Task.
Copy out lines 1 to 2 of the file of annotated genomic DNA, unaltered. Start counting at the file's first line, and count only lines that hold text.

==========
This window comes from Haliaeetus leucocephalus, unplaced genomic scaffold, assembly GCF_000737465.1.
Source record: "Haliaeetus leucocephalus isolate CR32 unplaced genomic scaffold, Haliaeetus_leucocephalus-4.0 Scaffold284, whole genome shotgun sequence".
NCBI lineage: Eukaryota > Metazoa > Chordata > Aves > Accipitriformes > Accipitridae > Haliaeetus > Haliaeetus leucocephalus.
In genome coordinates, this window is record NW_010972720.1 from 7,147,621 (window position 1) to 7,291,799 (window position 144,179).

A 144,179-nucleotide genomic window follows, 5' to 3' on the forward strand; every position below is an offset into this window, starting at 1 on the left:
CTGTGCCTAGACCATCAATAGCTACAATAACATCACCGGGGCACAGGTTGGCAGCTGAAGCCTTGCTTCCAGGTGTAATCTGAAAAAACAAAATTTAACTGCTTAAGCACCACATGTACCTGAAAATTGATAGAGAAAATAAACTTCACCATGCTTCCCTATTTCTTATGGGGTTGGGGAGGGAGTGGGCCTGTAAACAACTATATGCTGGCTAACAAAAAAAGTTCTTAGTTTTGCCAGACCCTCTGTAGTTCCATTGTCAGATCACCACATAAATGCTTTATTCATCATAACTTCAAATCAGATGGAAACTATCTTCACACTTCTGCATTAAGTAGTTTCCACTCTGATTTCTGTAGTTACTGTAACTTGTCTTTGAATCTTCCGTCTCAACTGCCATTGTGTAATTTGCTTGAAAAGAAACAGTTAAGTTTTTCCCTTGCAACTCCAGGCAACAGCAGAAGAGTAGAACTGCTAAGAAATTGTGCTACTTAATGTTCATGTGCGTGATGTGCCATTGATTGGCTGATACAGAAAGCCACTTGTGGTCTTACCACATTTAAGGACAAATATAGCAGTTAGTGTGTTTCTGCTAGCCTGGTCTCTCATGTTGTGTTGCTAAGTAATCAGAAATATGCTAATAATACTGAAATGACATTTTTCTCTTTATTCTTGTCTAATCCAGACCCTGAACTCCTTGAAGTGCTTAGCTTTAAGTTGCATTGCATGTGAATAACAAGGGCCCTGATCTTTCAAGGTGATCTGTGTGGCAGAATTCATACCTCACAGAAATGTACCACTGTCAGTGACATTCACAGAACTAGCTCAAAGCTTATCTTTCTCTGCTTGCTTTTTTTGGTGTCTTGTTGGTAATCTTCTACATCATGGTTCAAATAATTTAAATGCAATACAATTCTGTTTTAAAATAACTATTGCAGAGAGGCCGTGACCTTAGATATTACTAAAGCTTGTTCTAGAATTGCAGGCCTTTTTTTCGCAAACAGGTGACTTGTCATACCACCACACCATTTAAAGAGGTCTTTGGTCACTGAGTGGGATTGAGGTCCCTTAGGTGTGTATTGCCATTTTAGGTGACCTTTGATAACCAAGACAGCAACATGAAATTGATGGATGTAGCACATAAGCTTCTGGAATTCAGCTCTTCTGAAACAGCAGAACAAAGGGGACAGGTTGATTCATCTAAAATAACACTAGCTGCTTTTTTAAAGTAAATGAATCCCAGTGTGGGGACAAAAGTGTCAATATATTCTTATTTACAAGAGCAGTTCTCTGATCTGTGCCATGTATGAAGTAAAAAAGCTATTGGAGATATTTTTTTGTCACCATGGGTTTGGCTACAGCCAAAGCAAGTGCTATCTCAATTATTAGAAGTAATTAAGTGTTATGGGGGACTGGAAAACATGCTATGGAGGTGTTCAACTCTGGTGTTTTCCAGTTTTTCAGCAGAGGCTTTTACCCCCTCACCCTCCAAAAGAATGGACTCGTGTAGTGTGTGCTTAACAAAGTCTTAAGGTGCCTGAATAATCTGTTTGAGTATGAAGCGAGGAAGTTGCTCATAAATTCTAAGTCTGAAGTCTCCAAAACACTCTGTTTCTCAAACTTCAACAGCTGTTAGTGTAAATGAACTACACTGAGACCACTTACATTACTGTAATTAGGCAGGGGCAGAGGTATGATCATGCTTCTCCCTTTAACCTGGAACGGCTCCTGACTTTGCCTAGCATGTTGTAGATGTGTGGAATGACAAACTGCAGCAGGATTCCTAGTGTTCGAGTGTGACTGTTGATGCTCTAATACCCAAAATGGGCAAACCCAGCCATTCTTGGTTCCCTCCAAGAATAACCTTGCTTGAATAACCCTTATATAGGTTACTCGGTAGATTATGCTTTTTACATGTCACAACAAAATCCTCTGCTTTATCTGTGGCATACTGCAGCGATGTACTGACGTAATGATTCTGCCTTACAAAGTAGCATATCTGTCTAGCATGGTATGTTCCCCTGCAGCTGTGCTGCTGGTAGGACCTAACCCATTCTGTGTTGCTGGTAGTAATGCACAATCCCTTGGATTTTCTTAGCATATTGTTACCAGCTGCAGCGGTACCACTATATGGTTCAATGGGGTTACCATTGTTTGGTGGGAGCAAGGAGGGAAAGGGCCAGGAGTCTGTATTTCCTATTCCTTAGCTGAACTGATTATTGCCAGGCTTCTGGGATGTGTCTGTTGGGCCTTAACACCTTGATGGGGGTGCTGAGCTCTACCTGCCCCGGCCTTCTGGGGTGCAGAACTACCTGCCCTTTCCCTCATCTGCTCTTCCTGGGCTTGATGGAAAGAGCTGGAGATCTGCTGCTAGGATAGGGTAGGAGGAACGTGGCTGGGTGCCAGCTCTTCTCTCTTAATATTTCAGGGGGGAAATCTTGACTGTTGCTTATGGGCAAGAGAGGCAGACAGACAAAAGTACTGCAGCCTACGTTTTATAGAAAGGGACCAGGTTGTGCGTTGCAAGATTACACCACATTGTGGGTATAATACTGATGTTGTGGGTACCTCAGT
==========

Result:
This window comes from Haliaeetus leucocephalus, unplaced genomic scaffold, assembly GCF_000737465.1.
Source record: "Haliaeetus leucocephalus isolate CR32 unplaced genomic scaffold, Haliaeetus_leucocephalus-4.0 Scaffold284, whole genome shotgun sequence".